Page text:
In 2004, a few years after Ang Lee’s The Wedding Banquet and a few years before Awkwafina’s The Farewell, lesbian filmmaker Alice Wu’s acclaimed indie film debut Saving Face introduced audiences to one of our first out queer Asian female characters, Wil (played by Michelle Krusiec). The movie closely examined Wil’s relationship with her very traditional mother played by award-winning actress Joan Chen (The Last Emperor, Twin Peaks). A hit on the festival and art house circuits, Saving Face was also a wonderful introduction to a promising filmmaker.
As Wu elucidates in the following interview, much happened between the release of Saving Face and her second movie, The Half of It. A queer 21st century take on Cyrano de Bergerac, The Half of It, debuting on Netflix on May 1, 2020, takes viewers to high school where extremely bright student Ellie (Leah Lewis), who makes bank writing term papers for her classmates, is enlisted to write love letters from Paul (Daniel Diemer) to Aster (Alexxis Lemire). The problem is that Ellie is also in love. To say more would give away an essential plot point, but it’s well worth watching the movie to see how it unfolds. Alice Wu was gracious enough to answer a few questions about her life and movies in advance of the movie’s Netflix premiere.
Gregg Shapiro: I had the pleasure of interviewing you, as well as Joan Chen, about your first movie, Saving Face. When you look back on the experience of making that movie, how do you remember it?
Alice Wu: It’s funny, people often say that only in hindsight do they recognize a particular experience being as special as it was. But with Saving Face, I knew the entire time we were shooting that this was something rare — even as indie film shoots go (which are always a minor miracle in themselves!). I mean, I had a cast of almost entirely Chinese and Chinese-American actors shooting in New York City, most of the cast speaking Mandarin amongst ourselves, there was chrysanthemum tea at craft service, and a largely non-Chinese crew who was very reverential to the whole experience. There were a lot of “unusual bedfellows.” For example, most of the cast were Chinese actors who could have been my aunts/uncles/grandparents, servicing a film with a gay storyline — and doing so willingly. Everyone just seemed so happy to be there. No one felt like they were there for the paycheck. For me, as a first-time filmmaker, and a lesbian reconciling my various worlds, it was at once viscerally bizarre and incredibly affirming. I gained a whole level of self-acceptance as an Asian-American gay woman after that shoot.
GS: You probably don’t need to be reminded of this, but 16 years passed between your movies Saving Face and The Half of It. What were you doing during that time?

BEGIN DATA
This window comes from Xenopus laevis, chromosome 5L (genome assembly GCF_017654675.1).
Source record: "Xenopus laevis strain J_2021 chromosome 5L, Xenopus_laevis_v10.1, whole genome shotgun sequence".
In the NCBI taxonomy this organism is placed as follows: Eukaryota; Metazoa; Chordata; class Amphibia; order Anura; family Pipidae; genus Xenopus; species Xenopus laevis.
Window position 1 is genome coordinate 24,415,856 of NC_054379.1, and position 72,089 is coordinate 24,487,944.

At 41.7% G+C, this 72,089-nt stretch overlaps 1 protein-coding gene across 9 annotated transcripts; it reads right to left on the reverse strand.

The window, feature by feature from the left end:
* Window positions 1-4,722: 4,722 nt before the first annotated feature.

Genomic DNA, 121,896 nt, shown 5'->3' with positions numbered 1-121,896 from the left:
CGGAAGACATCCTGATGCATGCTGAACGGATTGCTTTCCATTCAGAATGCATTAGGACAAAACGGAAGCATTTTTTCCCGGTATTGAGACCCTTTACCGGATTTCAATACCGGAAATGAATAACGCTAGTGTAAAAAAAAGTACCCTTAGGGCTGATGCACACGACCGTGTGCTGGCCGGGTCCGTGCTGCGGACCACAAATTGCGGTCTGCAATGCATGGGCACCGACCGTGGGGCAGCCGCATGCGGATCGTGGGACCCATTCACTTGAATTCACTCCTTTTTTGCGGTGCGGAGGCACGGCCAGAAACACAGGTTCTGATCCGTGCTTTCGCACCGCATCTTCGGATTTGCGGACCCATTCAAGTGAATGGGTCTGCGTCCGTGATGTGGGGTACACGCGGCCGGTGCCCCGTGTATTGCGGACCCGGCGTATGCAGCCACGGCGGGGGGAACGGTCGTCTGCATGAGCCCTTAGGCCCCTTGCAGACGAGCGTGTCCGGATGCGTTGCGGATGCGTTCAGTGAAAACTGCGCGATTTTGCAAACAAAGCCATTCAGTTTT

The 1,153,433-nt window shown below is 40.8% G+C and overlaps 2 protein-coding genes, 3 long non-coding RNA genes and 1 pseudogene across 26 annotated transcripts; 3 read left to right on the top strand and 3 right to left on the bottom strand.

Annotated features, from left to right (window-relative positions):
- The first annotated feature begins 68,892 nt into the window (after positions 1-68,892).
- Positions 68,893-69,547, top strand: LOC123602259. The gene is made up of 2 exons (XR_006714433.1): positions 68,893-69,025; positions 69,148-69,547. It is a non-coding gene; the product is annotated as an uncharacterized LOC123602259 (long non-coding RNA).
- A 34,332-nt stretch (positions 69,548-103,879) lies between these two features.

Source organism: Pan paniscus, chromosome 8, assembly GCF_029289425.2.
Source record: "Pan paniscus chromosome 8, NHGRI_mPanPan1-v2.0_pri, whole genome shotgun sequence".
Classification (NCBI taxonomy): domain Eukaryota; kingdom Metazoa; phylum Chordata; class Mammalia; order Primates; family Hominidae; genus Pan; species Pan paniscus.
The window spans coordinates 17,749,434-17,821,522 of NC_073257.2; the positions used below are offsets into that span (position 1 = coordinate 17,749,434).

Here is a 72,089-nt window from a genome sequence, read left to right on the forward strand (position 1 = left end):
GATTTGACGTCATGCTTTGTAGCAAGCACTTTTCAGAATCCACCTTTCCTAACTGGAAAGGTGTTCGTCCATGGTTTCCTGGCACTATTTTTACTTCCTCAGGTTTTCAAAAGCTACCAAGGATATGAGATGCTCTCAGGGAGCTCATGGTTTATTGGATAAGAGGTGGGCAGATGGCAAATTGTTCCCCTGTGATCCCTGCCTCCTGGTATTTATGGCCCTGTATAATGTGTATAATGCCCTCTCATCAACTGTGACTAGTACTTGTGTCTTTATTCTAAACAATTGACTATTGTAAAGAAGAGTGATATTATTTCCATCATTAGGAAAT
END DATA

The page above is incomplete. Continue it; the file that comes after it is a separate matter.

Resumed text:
AW: Yeah, it took me a while, eh [laughs]? I guess I play the longest of long games! After Saving Face, I did some work for hire writing for studios. Then ten years ago, my mother had a serious health issue, and I dropped everything and moved back to San Francisco to be with her. At the time, I truly believed I’d left the industry; I stopped writing entirely. For fun, I did long-form improv, but I assumed my filmmaking days were over. Then three years ago, I got pulled back into the industry by a studio exec friend who hired me to write something; a script on assignment. That went well enough that they asked if I’d work on something else. But I had started thinking about the fact that I’d never written anything for myself to direct since Saving Face, everything had been a work-for-hire. So, I turned my attention to The Half of It, a story I’d had kicking around in my brain for nearly a decade.
GS: The movie world has changed considerably since Saving Face. For example, The Half of It is having its premiere on the popular streaming service Netflix. What does such a change means to you as a filmmaker?
AW: You know, when I first sent out The Half of It, Hollywood hadn’t “discovered” diversity in such a big way yet. I assumed it would be like Saving Face and take years to get made. But within a few months, surprisingly, I had a few financing possibilities. One was Netflix, the other two would have meant specialty theatrical. I’m old school; my first film was shot on 35mm. So, I very much leaned toward theatrical. Plus, at that time, the general consensus was that having a theatrical release was always more cachet for a filmmaker. But the thing is, I wrote a film that I secretly hoped would find in-roads in more conservative communities — it’s why I set it in a small rural town. And while I go to the theater religiously, that’s not the case for most people anymore. So, if my goal is to affect the cultural conversation, the best game in town was Netflix.
But since I made that decision, the world has shifted again. So many filmmakers I admire have since released incredible films on Netflix (Roma). And I will say: Netflix has been an incredible creative partner. I found them wonderfully supportive. And the kicker is: they actually surprised me a few months ago with theatrical release plans! With the coronavirus situation shutting down all theaters, that is obviously no longer in the works, but honestly, I was just so thrilled that they were willing to back a film without name-cast or a big-name director.
GS: What can you tell the readers about the inspiration for your new movie The Half of It?
AW: I’ve spent most of my adolescent and adult life reading, watching, making, thinking about stories related to romantic love. As a society, we exalt romantic love as somehow a more important love than all other loves. Find your other half — and your life will be complete! And romantic love is great. But I’ve had non-romantic relationships in my life that have formed me just as strongly if not more. In particular, I’m thinking of one of my best friends from when I was first coming out to myself as gay, a straight boy. Which, at the time, felt confusing. Like a soul mate but you have no desire to have sex with each other. What is that relationship that isn’t sexual, yet feels as intense as that of any lover, especially between two people that conventional society would assume leaned romantic? So, the original inspiration for The Half of It arose out of that emotional kernel. And perhaps because I’m older now, I also see how the quest for perfect love is doomed. There is no “perfect other half.” But I do think the quest, the desire to reach for someone, even if it is doomed — especially if it is doomed — can set you on the path to learning about yourself and becoming the person you need to be.